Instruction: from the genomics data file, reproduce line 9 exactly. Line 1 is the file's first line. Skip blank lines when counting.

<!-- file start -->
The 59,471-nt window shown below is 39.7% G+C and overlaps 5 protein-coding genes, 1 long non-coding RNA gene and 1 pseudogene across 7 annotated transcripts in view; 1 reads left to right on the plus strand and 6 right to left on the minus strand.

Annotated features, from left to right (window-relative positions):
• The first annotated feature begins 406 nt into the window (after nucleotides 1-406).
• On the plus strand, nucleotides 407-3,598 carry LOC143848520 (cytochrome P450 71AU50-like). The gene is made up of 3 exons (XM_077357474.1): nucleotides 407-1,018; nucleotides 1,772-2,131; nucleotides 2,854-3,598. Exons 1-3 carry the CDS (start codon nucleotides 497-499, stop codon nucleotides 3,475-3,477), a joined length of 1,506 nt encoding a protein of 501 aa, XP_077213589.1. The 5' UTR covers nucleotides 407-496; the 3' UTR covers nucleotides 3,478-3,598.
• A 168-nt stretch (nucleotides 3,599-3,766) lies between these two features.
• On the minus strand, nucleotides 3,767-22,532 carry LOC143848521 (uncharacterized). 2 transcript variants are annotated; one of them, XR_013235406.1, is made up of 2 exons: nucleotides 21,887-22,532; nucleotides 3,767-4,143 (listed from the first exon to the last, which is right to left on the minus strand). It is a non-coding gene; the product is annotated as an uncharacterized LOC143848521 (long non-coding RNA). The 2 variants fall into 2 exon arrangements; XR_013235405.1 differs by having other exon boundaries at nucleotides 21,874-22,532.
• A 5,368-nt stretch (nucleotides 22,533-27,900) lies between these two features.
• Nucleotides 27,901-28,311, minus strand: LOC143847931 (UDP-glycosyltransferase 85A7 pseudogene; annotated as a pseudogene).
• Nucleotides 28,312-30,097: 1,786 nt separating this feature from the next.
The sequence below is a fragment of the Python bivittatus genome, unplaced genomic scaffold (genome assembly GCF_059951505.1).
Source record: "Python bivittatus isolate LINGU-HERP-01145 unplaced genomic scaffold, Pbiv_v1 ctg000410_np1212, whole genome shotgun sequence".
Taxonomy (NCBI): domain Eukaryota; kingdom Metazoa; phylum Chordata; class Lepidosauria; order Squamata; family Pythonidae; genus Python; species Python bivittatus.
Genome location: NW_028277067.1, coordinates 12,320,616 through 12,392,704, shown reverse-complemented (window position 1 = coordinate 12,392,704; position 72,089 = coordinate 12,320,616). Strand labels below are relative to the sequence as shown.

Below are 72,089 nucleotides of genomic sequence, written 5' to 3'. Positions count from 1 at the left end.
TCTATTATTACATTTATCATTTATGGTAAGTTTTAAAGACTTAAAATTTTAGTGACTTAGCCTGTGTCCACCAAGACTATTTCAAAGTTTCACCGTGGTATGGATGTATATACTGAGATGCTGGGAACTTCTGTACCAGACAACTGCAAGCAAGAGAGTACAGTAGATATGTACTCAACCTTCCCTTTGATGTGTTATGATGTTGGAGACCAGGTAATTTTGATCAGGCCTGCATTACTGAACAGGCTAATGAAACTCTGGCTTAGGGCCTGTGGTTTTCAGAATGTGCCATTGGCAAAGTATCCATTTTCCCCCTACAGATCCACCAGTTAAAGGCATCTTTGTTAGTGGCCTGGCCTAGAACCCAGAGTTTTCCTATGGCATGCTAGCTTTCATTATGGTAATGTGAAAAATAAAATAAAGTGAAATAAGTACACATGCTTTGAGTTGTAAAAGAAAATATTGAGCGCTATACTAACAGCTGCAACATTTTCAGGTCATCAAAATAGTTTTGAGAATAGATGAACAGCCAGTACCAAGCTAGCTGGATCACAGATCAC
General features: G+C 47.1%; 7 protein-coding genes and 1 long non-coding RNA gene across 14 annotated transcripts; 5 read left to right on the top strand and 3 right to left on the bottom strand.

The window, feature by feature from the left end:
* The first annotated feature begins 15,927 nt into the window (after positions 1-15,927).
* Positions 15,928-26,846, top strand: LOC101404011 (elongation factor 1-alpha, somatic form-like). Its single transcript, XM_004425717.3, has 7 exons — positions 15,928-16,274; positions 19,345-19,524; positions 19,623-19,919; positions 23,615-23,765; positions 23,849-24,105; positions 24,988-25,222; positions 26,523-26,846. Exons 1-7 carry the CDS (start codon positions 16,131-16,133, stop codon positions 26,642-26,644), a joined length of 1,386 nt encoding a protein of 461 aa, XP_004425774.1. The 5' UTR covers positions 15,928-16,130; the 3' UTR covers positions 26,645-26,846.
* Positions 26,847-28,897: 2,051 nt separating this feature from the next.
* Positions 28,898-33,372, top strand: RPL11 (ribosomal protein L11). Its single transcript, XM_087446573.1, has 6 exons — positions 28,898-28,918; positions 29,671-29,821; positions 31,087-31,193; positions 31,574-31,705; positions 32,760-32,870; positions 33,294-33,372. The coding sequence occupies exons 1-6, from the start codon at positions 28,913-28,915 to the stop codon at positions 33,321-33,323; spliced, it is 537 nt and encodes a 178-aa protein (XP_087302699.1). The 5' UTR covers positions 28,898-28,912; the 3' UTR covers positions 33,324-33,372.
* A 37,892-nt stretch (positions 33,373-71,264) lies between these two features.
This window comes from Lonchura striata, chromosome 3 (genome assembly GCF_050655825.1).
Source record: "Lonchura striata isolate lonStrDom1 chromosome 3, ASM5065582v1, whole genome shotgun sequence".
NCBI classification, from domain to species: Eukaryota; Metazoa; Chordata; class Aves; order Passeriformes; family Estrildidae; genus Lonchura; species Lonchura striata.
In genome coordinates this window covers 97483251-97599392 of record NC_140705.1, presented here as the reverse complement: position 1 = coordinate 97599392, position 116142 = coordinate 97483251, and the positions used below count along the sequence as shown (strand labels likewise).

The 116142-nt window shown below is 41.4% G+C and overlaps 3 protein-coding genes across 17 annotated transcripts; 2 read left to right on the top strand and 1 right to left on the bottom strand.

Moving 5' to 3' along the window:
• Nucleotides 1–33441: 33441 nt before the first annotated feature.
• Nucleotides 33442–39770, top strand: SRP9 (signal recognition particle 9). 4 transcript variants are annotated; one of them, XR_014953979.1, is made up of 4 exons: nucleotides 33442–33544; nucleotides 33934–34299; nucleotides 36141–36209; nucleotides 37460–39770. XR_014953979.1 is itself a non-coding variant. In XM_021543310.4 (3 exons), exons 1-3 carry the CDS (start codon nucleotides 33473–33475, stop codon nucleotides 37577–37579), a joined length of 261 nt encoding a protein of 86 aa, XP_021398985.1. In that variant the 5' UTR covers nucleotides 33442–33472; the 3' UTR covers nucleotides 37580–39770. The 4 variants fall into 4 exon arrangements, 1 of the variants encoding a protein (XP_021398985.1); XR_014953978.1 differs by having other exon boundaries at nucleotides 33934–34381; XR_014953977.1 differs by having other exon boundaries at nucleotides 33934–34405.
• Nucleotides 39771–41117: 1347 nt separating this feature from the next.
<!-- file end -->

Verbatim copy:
• Nucleotides 28,312-30,097: 1,786 nt separating this feature from the next.